Tag Archives: researcher

Bottom Dwellers

At the Canadian Museum of Nature there is scientific excellence in Arctic research, a regular part of our work in the last 100 years. The museum experts unlock the stories of the natural world and one of our specialties is … Continue reading

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Field Work

One of my favourite museum quotes is, “museums are organisms that ingest but do not excrete”, and is from noted museum professional Suzanne Keene. The implication is that museums are actively gobbling up specimens to the collection vaults and are … Continue reading

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Our Six-Legged Neighbours

There is a famous religious reference that intersects with natural history. The British geneticist J. B. S. Haldane was asked by clerics what his studies on nature told him about God. He replied that, “the Creator seemed to have an … Continue reading

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Small but Mighty . . . Microbes

Water is essential for life so is one of the important clues when searching for life on any planet. Except for heavily processed drinking water, you can find signs of life in nearly every drop of water on Earth; diatoms, … Continue reading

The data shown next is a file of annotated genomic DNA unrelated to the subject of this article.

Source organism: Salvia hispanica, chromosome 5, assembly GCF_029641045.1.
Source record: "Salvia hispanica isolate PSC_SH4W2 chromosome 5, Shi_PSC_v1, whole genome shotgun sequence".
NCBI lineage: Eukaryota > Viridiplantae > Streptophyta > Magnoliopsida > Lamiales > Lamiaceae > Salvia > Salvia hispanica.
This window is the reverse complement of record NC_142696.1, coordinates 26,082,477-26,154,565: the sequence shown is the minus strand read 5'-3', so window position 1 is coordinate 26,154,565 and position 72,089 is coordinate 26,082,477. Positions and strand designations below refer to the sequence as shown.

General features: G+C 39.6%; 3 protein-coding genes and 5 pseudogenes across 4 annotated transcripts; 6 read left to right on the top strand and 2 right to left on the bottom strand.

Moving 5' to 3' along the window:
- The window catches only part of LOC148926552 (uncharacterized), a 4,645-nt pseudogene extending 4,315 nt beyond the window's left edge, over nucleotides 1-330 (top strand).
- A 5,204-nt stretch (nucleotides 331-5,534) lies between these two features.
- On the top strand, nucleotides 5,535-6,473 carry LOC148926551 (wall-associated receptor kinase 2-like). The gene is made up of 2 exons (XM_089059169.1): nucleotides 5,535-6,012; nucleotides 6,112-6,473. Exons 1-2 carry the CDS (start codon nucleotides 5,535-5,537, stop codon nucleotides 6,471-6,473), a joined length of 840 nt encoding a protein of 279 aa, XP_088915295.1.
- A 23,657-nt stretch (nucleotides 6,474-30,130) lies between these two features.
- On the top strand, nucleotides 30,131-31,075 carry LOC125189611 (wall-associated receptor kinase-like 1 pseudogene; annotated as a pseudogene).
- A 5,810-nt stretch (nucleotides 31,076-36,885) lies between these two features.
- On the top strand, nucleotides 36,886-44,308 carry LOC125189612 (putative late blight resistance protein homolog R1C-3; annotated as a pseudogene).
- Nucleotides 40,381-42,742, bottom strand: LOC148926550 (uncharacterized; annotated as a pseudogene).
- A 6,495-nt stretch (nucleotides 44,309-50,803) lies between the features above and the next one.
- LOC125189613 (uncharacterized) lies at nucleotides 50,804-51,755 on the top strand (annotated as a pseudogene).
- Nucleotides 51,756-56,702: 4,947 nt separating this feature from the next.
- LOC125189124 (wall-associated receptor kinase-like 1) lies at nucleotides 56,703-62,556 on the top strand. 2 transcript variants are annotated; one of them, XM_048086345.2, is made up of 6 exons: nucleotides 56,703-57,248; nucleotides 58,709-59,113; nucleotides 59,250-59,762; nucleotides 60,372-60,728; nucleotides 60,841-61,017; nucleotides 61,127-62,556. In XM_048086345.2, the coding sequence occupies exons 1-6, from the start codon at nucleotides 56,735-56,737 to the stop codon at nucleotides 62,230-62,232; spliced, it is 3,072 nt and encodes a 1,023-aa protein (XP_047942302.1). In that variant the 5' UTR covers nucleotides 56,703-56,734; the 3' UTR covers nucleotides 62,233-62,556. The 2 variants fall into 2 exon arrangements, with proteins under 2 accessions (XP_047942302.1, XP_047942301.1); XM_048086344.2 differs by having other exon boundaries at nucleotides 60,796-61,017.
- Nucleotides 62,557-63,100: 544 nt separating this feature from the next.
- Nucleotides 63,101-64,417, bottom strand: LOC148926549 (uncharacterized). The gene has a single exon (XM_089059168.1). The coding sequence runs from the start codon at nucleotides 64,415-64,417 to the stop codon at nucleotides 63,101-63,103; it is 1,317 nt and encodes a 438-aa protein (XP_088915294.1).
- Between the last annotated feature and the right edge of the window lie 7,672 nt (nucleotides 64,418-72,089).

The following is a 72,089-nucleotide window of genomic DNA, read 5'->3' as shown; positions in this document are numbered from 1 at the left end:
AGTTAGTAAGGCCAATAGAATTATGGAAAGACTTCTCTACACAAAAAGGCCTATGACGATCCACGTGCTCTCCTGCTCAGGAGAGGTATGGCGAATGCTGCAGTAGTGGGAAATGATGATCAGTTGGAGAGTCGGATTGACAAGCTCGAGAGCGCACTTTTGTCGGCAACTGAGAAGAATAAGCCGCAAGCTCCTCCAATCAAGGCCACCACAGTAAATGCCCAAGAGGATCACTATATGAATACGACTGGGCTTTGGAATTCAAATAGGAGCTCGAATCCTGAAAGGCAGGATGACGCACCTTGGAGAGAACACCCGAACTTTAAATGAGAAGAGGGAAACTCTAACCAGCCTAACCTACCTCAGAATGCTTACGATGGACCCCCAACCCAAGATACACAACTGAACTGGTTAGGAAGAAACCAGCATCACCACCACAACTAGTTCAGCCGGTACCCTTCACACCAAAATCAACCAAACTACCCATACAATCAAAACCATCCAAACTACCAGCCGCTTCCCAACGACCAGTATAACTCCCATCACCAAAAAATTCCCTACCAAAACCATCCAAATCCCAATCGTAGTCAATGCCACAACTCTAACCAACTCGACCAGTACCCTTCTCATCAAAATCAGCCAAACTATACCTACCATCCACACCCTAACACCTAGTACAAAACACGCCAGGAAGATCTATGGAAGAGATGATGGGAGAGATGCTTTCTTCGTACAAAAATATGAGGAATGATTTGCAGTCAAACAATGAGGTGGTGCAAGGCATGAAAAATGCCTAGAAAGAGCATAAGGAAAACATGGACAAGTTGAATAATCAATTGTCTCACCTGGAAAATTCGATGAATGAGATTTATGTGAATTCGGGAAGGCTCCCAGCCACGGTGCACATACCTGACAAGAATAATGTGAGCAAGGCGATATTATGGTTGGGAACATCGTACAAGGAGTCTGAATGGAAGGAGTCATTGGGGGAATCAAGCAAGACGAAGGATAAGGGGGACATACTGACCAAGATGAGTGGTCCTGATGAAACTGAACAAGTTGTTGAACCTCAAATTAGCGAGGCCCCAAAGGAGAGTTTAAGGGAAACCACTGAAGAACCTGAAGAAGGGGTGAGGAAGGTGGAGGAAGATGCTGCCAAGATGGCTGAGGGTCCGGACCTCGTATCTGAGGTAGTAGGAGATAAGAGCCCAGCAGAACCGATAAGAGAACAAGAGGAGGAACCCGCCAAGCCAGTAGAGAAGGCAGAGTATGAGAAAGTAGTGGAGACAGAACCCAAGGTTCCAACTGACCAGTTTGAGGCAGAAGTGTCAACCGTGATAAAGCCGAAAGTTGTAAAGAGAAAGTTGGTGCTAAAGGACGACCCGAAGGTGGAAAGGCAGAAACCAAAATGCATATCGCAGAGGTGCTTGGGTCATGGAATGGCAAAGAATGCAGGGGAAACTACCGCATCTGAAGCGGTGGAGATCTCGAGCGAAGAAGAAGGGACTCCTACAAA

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Sowing Seeds

Scientists are champions at formulating and answering questions, and the scientific method is a diligent, orderly way to do just that. In the process, data is generated using the most appropriate methods, a foundation of knowledge emerges, and refined information … Continue reading

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The Shell Game

The most endangered and at risk species in Canada and the United States are the mussels that live in freshwater; 16 of 55Canadian species, and greater proportions reported by several states. There is a modest variety of freshwater mussel species compared … Continue reading

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A Needle in the Haystack

Sometimes research is like finding a needle in a haystack. It can be like that for paleontologists. They might know where specific geological formations are. They might understand the Earth history that caused it and have vivid ideas about what … Continue reading

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The Man with the Briefcase

At the Canadian Museum of Nature it is not unusual to see people walking around with packs, boxes, and briefcases. Because there are about 200 people working at the museum who regularly have visitors, it is not unusual to see … Continue reading

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